Chourmouzios the Archivist
Chourmouzios the Archivist, also Chourmouzios the Chartophylax or Chourmouzios (Georgiou) Chartophylax, was a composer and scribe in the Church of Constantinople who participated in the adoption of the New Method of Byzantine notation in the early nineteenth century. The Ecumenical Patriarchate bestowed on him the title chartophylax (archivist).
Chourmouzios was born about the year 1770 on the island of Halki. Little is known of his life as a youth. He became fluent in the Arab and Persian traditions of secular music in the Ottoman empire. He was a student of Iakovos Protopsaltes and George Kris. He also studied Byzantine chanting with Georgios of Crete and the patriarchal cantors Petros Byzantios and Jakobos Peloponnesios. Yet, during his early years he seemed to have not held a major office among the singers of the Ecumenical Patriarchate. He became archcantor of the Church of St. Demetrios at Tatavla, of St. John of Galata, and at the monastic dependency (metochion) of St. Catherine's Monastery of Mount Sinai at Valata.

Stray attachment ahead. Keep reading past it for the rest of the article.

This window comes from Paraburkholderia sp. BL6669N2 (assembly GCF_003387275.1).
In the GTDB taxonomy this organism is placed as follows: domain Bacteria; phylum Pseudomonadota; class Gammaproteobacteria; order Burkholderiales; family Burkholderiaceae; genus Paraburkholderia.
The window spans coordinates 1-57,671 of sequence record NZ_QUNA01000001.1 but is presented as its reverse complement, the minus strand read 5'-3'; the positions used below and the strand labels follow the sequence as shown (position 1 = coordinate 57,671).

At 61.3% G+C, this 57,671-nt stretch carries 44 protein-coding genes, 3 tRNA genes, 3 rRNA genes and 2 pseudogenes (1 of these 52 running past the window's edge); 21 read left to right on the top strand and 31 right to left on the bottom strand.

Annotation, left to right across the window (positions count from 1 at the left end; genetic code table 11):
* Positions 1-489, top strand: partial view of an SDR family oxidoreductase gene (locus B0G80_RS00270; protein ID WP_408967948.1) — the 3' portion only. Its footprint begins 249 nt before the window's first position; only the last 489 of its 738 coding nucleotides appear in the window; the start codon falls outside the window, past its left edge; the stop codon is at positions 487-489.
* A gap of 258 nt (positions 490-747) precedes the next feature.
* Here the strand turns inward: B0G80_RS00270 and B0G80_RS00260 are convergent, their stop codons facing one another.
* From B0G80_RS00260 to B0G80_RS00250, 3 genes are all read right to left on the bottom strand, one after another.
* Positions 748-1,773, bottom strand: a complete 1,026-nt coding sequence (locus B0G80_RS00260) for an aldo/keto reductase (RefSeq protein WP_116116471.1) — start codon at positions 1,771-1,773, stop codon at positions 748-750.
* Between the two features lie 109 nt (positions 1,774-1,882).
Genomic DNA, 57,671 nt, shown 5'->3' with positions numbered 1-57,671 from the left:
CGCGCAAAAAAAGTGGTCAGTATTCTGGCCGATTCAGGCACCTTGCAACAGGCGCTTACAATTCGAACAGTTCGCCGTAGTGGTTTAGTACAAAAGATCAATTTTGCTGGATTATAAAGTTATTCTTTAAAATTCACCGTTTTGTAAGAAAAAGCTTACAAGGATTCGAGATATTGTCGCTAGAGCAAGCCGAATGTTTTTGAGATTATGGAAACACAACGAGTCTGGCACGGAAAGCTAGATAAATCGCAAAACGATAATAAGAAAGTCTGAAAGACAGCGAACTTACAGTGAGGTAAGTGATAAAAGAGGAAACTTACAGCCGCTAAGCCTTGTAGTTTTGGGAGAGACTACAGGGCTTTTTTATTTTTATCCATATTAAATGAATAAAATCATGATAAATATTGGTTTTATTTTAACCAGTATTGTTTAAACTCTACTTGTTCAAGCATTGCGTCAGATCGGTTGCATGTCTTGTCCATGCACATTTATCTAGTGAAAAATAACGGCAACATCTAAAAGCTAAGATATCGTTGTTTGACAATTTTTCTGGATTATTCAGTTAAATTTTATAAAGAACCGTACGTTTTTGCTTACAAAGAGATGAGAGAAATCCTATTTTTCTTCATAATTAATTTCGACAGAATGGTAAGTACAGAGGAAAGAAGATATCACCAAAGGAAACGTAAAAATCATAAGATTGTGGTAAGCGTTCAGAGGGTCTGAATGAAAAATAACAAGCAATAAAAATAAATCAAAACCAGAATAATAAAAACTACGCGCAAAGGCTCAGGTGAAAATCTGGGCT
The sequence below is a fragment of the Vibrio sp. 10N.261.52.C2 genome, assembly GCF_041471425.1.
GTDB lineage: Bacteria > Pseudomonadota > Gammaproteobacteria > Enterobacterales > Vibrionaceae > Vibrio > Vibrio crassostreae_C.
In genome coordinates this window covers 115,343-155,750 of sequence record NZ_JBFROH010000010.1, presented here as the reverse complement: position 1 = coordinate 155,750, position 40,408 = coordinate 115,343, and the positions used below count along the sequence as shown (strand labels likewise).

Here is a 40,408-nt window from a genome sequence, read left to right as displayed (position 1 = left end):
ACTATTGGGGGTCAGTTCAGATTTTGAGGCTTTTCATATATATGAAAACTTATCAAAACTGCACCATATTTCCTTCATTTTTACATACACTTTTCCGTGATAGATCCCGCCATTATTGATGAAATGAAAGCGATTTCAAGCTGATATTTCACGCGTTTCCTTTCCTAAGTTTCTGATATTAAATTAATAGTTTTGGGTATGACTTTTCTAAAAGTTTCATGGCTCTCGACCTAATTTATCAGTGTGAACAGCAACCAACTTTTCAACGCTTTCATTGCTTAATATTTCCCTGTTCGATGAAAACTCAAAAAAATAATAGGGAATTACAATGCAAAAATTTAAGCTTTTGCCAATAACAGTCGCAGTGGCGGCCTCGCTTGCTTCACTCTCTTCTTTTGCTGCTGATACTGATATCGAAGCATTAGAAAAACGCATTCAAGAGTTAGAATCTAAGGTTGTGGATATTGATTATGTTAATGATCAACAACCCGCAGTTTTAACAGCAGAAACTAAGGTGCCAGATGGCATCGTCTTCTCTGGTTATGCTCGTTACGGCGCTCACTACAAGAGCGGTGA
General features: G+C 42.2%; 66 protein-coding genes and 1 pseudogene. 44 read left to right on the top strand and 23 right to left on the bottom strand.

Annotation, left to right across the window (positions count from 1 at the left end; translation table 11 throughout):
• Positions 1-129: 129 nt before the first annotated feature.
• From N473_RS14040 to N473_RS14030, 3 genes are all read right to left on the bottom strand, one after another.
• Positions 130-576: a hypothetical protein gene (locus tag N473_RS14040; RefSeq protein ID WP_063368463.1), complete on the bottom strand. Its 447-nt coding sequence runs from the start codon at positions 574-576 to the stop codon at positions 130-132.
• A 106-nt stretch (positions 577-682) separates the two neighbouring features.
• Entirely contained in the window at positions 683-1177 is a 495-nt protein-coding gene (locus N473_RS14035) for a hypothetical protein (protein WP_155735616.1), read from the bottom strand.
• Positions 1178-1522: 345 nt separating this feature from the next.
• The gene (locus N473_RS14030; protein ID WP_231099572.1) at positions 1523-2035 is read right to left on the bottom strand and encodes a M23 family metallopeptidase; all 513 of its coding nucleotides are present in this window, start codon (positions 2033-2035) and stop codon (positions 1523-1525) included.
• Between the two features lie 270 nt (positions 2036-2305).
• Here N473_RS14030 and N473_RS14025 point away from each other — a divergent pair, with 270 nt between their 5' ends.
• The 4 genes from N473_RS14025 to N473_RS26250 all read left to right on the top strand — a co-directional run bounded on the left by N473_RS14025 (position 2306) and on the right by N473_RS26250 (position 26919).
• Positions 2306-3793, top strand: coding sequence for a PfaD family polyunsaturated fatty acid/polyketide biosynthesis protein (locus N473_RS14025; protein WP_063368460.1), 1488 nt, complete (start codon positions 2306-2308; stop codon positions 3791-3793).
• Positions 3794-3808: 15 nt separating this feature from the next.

After the patriarchate accepted the New Method of notation in 1814, Chourmouzios began to collaborate with Chrysanthos of Madytos and Gregory the Protopsaltes on the refinement and dissemination of the reformed notation. While these three teachers, as they became known, served together as instructors at the Patriarchal School of Music from 1815 to 1821, Chourmouzios began to work in parallel on the transcription of the received repertory from St. John of Damascus until Manuel Protopsaltes into the new Chrysanthine notation. While Gregory's efforts were cut short by his early death in 1821, Chourmouzios worked steadily on the project until his own death. He died in 1840 at Halki.